In different sittings of Parliament, the government trumpeted the success of CAL, as it climbed out of the pit of perennial loss making. In another sitting on October 15 2019, Imbert also highlighted that for the period September 2015 to March 31, 2019 CAL spent US $12,076,834 on promotions, advertisements, marketing and sponsorship to receive a US $14.2 million return in 2018.

With the acknowledgement of the 2018 profit, the company decided to change its fleet by leasing new aircraft, the Boeing 767 Max 8 – but this was also impeded. The Boeing 767 Max 8, which was not only ordered by CAL, but by airlines all around the world was the subject of multiple investigations as its faults led to crashes and deaths.

In spite of this minor setback, the Prime Minister, Dr Keith Rowley was still poised and excited to give the results of CAL for 2019. Unfortunately the emergence of COVID-19 has the company now repeating its history of struggle.

CAL said that the pandemic has cause them to make changes in operations and inflight service.

The airline said that its post COVID operations would be in accordance with international guidelines and its revised policies will deal with “social distancing at airport check-in, boarding and disembarkation protocols, stowage of carry-on items, seating on board the aircraft, the use of Personal Protective Equipment including the use of masks and gloves, cabin operations and changes to the on board in-flight service” and the use of lavatories.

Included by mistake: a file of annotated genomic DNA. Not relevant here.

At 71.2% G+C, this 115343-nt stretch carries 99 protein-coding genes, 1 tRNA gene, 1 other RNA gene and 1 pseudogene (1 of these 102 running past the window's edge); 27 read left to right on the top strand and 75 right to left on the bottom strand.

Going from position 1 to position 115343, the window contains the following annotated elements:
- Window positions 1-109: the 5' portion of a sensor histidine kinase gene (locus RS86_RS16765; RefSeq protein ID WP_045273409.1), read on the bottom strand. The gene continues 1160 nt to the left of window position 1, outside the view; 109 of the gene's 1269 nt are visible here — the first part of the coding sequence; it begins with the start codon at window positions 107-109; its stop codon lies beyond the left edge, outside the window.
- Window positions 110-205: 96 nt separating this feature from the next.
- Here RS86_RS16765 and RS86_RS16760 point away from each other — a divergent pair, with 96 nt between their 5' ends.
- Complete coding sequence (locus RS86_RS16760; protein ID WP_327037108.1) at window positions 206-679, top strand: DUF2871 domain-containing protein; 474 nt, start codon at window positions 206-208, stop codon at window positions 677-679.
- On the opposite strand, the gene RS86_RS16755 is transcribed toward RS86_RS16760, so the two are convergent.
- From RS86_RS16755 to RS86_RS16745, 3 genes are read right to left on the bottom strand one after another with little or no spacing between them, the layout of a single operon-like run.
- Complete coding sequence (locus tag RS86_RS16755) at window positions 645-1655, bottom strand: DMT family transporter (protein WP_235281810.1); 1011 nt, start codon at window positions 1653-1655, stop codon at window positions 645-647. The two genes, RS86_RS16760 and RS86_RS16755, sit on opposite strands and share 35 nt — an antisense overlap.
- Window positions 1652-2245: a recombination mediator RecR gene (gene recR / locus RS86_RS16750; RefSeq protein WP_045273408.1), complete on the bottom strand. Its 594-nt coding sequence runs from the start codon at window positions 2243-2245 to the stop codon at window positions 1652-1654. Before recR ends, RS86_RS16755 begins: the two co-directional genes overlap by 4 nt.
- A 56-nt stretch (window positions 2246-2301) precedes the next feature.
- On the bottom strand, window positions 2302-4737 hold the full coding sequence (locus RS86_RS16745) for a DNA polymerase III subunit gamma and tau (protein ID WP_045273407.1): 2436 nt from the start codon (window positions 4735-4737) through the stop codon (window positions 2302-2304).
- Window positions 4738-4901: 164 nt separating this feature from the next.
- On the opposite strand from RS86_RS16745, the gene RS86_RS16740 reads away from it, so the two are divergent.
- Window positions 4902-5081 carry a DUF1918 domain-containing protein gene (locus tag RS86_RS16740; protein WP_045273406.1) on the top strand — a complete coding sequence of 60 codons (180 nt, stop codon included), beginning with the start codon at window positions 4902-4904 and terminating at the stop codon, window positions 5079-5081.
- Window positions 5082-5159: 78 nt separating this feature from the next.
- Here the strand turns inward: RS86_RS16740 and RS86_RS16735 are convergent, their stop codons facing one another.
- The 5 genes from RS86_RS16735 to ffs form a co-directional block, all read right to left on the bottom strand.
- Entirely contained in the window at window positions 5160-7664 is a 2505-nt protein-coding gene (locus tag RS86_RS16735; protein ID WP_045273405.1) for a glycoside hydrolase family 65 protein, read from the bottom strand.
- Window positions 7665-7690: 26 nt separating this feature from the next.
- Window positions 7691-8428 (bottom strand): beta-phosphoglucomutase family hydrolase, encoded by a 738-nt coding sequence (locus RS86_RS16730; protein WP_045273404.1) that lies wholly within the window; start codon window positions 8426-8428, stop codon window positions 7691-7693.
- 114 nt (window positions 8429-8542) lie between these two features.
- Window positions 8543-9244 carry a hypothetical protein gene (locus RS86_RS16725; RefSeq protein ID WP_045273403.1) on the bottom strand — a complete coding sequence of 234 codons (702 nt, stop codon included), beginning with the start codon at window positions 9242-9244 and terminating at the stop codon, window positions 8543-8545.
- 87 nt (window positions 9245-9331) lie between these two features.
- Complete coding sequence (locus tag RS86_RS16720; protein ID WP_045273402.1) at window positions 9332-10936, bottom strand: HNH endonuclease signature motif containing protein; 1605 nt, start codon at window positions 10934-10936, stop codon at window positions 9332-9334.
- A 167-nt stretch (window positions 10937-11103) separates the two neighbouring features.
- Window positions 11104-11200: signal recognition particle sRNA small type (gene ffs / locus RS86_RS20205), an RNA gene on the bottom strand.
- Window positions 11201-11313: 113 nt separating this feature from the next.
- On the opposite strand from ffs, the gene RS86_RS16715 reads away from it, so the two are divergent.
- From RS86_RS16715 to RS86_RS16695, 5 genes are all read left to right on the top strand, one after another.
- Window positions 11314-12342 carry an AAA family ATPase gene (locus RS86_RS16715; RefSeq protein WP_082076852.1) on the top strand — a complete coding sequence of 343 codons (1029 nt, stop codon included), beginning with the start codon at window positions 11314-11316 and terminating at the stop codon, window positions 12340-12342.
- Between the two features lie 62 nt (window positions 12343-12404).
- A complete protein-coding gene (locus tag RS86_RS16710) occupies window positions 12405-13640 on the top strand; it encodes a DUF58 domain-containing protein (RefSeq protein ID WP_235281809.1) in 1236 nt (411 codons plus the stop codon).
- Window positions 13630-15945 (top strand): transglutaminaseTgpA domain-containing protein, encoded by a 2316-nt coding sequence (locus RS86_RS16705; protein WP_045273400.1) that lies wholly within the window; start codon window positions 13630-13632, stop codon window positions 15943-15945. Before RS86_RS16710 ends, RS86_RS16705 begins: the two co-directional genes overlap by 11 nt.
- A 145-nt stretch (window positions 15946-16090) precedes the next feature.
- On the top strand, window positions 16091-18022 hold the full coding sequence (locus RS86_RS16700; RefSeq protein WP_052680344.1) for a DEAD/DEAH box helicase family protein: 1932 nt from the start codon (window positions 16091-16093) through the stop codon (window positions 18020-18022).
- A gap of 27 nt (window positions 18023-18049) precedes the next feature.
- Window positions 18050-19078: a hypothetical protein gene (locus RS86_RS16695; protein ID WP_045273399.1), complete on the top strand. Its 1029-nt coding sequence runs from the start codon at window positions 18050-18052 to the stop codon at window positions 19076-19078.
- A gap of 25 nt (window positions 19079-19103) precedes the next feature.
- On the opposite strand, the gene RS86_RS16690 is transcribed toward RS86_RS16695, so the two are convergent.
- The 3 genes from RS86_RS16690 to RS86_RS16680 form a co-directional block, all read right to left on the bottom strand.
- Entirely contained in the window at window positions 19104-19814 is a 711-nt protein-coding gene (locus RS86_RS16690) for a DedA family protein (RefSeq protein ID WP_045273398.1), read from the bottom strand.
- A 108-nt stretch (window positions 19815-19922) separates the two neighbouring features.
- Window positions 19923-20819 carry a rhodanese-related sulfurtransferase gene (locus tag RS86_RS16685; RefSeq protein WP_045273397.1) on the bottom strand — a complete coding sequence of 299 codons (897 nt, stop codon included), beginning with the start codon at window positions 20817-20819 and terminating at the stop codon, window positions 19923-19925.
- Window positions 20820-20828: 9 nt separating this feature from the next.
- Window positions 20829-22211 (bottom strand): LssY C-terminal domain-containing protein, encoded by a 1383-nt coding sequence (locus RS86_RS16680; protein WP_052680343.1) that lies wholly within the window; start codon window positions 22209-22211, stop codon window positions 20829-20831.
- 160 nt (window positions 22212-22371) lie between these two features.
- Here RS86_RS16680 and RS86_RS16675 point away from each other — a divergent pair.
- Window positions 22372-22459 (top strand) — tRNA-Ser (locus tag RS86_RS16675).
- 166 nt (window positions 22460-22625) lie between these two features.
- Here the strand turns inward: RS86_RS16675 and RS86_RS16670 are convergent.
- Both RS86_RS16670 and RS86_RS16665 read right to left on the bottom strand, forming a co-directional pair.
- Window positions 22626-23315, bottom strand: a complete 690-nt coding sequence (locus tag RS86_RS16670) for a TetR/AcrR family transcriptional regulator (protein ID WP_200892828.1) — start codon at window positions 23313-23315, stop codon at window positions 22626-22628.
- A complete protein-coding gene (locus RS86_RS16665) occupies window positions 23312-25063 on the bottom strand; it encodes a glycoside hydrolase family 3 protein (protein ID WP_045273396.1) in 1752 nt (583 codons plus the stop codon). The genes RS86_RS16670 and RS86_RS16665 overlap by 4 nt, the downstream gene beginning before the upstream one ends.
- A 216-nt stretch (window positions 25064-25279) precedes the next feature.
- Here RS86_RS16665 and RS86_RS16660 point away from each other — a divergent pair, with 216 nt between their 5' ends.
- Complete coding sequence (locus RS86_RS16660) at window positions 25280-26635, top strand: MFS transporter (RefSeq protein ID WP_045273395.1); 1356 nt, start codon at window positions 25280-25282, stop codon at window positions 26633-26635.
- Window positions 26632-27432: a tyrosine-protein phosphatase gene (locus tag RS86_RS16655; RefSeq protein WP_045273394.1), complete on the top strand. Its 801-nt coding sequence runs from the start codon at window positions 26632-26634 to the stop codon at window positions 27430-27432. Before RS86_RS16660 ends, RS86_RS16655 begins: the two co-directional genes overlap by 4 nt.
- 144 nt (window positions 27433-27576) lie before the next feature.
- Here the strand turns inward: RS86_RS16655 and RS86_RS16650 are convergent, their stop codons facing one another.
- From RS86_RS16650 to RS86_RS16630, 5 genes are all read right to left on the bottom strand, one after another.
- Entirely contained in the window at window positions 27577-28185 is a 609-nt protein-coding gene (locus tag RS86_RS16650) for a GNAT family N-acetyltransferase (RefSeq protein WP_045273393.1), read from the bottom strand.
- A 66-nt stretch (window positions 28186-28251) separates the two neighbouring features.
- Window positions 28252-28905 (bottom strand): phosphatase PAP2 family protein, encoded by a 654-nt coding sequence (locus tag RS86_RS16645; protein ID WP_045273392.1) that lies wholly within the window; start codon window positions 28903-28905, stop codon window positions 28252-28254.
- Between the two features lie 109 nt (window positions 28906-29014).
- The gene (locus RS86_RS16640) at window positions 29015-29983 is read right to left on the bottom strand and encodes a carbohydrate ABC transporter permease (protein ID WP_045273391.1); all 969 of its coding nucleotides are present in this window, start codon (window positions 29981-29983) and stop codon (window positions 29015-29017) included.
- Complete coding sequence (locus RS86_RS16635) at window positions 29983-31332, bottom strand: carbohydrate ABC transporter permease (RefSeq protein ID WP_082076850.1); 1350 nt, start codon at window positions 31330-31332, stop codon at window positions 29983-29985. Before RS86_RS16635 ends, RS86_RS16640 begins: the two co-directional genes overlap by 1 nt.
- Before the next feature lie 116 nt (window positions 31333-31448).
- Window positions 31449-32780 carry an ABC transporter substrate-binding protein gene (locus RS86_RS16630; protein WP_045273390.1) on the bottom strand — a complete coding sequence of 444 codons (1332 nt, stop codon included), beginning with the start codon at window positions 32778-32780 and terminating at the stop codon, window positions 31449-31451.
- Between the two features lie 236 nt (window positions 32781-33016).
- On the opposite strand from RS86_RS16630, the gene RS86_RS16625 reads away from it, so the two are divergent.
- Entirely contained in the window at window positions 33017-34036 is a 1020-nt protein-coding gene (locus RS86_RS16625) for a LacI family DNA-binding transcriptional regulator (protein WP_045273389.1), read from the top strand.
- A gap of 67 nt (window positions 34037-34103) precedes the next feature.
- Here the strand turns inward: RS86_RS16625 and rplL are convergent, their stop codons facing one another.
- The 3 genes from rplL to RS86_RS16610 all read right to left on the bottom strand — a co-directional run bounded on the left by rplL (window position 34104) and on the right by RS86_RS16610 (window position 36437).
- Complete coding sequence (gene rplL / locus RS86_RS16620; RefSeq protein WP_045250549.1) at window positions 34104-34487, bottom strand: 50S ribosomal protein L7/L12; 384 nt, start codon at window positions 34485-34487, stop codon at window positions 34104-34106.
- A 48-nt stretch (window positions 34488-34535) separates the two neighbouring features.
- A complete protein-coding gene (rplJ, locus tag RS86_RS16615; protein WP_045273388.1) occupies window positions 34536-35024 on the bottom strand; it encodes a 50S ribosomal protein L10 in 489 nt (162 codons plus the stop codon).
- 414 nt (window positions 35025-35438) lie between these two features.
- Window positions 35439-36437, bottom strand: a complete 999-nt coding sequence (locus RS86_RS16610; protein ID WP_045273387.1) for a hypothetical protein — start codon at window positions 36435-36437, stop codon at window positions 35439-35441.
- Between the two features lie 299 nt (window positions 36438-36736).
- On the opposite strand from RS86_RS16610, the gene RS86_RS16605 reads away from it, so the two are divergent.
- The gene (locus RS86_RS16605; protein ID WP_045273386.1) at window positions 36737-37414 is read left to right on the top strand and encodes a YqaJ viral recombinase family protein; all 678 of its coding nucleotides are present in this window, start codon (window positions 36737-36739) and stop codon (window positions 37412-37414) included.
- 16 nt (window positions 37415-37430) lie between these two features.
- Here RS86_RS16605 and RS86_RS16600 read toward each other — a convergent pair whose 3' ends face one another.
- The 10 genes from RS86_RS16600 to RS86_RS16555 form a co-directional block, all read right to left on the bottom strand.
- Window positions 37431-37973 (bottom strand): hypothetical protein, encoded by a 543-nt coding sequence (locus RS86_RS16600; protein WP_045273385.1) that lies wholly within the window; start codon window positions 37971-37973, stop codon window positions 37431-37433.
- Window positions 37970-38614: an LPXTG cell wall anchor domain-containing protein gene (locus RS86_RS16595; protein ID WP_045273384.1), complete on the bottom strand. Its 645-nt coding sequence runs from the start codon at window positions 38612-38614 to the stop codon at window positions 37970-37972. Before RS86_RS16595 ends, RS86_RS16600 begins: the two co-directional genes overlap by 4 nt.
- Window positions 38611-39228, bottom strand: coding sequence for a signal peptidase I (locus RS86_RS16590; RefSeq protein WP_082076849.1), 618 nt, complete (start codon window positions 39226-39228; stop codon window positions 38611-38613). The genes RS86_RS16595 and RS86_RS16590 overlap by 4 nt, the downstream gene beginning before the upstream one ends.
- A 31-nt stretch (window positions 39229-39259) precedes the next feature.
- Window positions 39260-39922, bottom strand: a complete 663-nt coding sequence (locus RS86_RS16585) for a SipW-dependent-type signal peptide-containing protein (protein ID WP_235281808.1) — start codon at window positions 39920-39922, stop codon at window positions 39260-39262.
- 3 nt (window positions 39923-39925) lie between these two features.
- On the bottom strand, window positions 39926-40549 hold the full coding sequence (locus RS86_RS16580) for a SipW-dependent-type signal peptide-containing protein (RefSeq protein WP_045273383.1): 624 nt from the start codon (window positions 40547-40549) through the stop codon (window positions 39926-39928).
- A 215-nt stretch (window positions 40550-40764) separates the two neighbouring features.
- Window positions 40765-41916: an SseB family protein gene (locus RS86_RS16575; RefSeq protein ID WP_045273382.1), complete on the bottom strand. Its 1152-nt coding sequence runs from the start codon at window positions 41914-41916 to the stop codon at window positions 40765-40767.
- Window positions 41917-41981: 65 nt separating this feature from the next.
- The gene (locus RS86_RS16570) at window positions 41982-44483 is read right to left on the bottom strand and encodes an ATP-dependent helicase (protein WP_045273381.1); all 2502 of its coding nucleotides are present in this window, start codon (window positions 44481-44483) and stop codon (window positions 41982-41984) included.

The airline said, “The focus at this time is to continue to carefully manage costs and ensure customers feel comfortable and safe to travel. Catering is one expense where some savings may be realised.”

With regard to meals still being provided for those customers travelling in economy, CAL said that COVID-19 has impacted its operations in unprecedented ways, and it has had to amend its on board service to minimise the spread of the virus.

It said, “We are currently looking at a few options regarding the meals etc, which will be communicated going forward.” CAL indicated that it is working with its shareholders to mitigate risks and to prepare for the restart of operations as governments will need airlines to be ready to play their role as an economic catalyst in the recovery post COVID-19.

Meanwhile, aviation consultant and former director general of the Civil Aviation Authority, Ramesh Lutchmedial told the BG that the one opportunity he sees for CAL, is for the airline to become the single Caribbean airline.

Lutchmedial said, “Airlines like Suriname Airways and Cayman Island Airways and Bahamas Air and so on, it would be very difficult for them to recover because nobody—none of the countries have the financial resources to give them bailout.”

He noted that this was especially true for LIAT. According to Lutchmedial, the majority of the Caribbean economies that possess their own airline depend on the tourism sector, which has been completely decimated at this time.

Lutchmedial said that the major impediment to the goal of a single Caribbean airline has been “insularity on the part of CARICOM states because everybody wants their own airline, but everybody cannot afford to have their own airline.”